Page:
Planting seeds for the future

ACN gather insights from industry experts on the topic of IT talent shortage and discovers what can be done to address the issue

Tags: Cisco Systems IncorporatedSkills DevelopmentUnited Arab Emirateshelp AG (www.helpag.com/)
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Planting seeds for the future According to findings produced by INSEAD Business School’s Global Talent Competitiveness Index, which was co-authored by Cisco, the Middle East was short of nearly 48,000 skilled networking employees in 2012. That figure grew to over 100,000 by 2015.
By  Alexander Sophoclis Pieri Published  December 12, 2016

Attracting IT talent will not only be an critical exercise for enterprises aiming to succeed in 2017, but retaining that talent and continuing to foster their development, could prove to be a deciding factor for success, for years to come.

While the statement in itself might be an obvious one, what many may fail to realise is that there is a global shortage of skilled IT professionals.

Coupled with the sheer number of digital technologies on the horizon, and the numerous organisations pushing to become digitised, and the need for information technology expertise becomes an absolute necessity.

According to findings produced by INSEAD Business School’s Global Talent Competitiveness Index, which was co-authored by Cisco, the Middle East was short of nearly 48,000 skilled networking employees in 2012. That figure grew to over 100,000 by 2015.

Other findings from the report showed than the IT skill gap in the UAE was increasing at a compound annual growth rate of 32%, which by the end of 2015, had increased to 45%, while Saudi Arabia’s figure stood at 78%. Meanwhile, the global shortage of skilled IP networking professionals reached roughly 1.2 million in 2015.

“The use of Internet technologies is growing exponentially and research shows that ICT and broadband adoption can help promote economic success in the Middle East. However, acquiring new technologies is not enough,” explains Mike Weston, vice president, Cisco Middle East.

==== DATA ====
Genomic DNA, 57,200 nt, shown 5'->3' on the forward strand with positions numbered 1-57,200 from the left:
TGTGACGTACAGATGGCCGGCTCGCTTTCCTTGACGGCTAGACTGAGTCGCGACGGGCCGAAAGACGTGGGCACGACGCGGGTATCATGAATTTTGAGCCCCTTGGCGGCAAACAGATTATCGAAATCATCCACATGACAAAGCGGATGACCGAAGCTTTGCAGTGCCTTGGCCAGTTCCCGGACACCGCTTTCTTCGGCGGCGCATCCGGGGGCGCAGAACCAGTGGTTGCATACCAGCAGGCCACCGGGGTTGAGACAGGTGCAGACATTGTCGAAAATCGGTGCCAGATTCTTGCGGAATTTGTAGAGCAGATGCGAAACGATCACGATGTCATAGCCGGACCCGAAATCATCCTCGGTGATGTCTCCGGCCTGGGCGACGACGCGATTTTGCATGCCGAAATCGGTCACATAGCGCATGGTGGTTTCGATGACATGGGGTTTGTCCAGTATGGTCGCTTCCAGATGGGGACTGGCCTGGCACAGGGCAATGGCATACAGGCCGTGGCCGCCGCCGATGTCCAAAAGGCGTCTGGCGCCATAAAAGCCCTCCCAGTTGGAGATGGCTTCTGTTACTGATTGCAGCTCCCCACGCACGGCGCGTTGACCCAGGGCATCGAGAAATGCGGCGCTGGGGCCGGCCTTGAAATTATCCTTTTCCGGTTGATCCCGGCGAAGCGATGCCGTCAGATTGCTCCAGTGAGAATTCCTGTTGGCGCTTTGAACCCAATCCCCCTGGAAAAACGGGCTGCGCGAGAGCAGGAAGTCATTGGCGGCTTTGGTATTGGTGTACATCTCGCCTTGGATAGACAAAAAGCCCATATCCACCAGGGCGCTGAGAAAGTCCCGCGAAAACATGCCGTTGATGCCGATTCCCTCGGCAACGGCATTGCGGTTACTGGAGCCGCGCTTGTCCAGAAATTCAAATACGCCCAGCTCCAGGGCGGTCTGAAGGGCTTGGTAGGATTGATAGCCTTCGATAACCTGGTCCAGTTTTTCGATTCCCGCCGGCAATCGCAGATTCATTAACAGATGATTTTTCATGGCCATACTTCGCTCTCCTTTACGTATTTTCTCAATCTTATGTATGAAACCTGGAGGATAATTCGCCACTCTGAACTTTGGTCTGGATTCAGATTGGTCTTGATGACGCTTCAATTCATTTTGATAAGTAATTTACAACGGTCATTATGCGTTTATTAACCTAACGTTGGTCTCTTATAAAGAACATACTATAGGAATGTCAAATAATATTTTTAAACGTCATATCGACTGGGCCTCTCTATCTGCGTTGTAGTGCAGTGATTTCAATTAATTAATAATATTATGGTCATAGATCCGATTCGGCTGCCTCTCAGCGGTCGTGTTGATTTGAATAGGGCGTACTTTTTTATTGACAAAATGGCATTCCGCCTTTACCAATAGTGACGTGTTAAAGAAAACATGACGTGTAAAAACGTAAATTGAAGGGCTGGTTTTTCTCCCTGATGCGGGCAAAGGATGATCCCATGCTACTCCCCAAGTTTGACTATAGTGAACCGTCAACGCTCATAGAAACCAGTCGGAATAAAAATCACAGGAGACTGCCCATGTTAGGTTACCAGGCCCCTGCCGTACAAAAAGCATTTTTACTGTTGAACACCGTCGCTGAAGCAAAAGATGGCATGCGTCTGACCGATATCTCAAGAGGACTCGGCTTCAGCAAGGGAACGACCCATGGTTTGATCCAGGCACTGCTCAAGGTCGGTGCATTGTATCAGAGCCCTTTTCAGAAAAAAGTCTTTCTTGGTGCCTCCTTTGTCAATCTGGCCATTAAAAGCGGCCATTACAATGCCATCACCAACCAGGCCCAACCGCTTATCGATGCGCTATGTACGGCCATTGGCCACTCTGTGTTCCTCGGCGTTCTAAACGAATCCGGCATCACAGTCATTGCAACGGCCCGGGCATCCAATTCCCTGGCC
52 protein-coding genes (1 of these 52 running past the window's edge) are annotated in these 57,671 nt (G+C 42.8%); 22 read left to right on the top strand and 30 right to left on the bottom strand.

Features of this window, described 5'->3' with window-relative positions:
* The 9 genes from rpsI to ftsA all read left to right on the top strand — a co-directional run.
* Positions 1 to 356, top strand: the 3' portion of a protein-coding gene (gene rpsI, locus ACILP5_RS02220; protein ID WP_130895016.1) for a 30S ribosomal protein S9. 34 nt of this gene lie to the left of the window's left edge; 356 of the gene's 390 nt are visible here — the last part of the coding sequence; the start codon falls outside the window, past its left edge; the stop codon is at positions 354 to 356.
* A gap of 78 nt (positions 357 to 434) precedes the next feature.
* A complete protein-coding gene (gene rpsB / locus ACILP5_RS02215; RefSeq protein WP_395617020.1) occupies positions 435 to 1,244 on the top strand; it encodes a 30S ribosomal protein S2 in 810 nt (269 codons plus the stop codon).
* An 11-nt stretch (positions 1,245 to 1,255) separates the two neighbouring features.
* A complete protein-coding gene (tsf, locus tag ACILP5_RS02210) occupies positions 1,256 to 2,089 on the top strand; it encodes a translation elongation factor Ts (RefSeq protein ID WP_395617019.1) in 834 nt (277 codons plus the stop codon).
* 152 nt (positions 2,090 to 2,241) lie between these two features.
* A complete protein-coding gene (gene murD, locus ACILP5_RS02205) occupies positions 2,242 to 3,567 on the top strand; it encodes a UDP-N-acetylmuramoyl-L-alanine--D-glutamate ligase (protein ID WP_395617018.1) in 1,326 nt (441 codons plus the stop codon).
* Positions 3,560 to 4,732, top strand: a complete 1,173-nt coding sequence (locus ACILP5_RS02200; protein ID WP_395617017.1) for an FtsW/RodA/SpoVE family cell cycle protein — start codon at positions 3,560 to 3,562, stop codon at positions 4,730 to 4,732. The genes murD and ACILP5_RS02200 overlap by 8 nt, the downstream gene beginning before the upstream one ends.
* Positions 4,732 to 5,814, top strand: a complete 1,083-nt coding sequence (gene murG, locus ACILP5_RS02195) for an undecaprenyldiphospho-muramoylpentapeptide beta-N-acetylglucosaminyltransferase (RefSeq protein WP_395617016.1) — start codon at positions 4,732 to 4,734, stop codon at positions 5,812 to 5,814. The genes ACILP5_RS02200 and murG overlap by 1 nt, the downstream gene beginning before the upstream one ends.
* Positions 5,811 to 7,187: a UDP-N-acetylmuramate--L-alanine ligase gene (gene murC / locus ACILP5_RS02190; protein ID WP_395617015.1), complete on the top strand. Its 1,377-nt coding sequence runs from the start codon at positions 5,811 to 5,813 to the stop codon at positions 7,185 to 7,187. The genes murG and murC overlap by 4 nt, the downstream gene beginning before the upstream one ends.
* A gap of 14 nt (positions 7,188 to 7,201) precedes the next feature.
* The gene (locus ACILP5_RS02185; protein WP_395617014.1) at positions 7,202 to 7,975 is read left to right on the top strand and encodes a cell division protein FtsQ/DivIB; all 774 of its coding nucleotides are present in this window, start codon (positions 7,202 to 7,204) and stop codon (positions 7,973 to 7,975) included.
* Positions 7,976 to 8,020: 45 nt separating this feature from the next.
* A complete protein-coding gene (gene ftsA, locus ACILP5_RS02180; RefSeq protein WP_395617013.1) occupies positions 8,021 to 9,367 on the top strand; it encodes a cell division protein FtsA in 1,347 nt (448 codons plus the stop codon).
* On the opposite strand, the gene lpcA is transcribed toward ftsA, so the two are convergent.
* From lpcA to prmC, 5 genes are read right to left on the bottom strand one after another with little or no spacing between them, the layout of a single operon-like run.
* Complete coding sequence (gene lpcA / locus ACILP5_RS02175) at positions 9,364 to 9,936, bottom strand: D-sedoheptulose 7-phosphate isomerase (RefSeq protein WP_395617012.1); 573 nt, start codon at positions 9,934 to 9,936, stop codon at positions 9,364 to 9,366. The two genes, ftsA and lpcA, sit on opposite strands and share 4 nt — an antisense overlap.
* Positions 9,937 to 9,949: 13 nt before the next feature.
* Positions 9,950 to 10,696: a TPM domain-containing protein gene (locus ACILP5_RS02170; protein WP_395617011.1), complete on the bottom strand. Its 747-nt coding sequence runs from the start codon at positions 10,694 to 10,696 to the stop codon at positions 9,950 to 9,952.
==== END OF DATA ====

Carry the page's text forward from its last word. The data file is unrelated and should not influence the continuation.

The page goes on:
“Countries must build their human capacity to take full advantage of ICT. Network-powered innovation is increasing the demand for trained ICT professionals, yet limited access to ICT skills education is creating a persistent and growing networking skills gap across the region, where the demand is outpacing the supply.”

Commenting on the challenges of local market, Weston points out that what is quickly turning into a key differentiator is the ability to retain talent.

“Questions no longer revolve just around remuneration, but on how people focused the organisations are. Organisations with on-going training programs, internship opportunities, certification acknowledgements are now as important to job seekers in today’s IT environment,” explains the vice president.

There is also a viewpoint within Cisco that favours public-private collaborations and how they offer a deeper perspective into how the ICT field operates, and the benefits of ICT careers.

Collaboration with education agencies and government authorities, together with industry, can help ensure accurate information about ICT is available to interested parties.

“In addition to the impact the gender gap may have on projected skills shortages, the lack of women entering the ICT sector currently represents loss of talent for industry and loss of opportunity for females entering the job market. This pattern of under-representation of women in ICT is set to continue if more is not done to educate, support and encourage girls and their role models,” adds Weston.

Committed to the idea of developing of its own talent internally, Cisco established an IT skills and career building program back in 1997.

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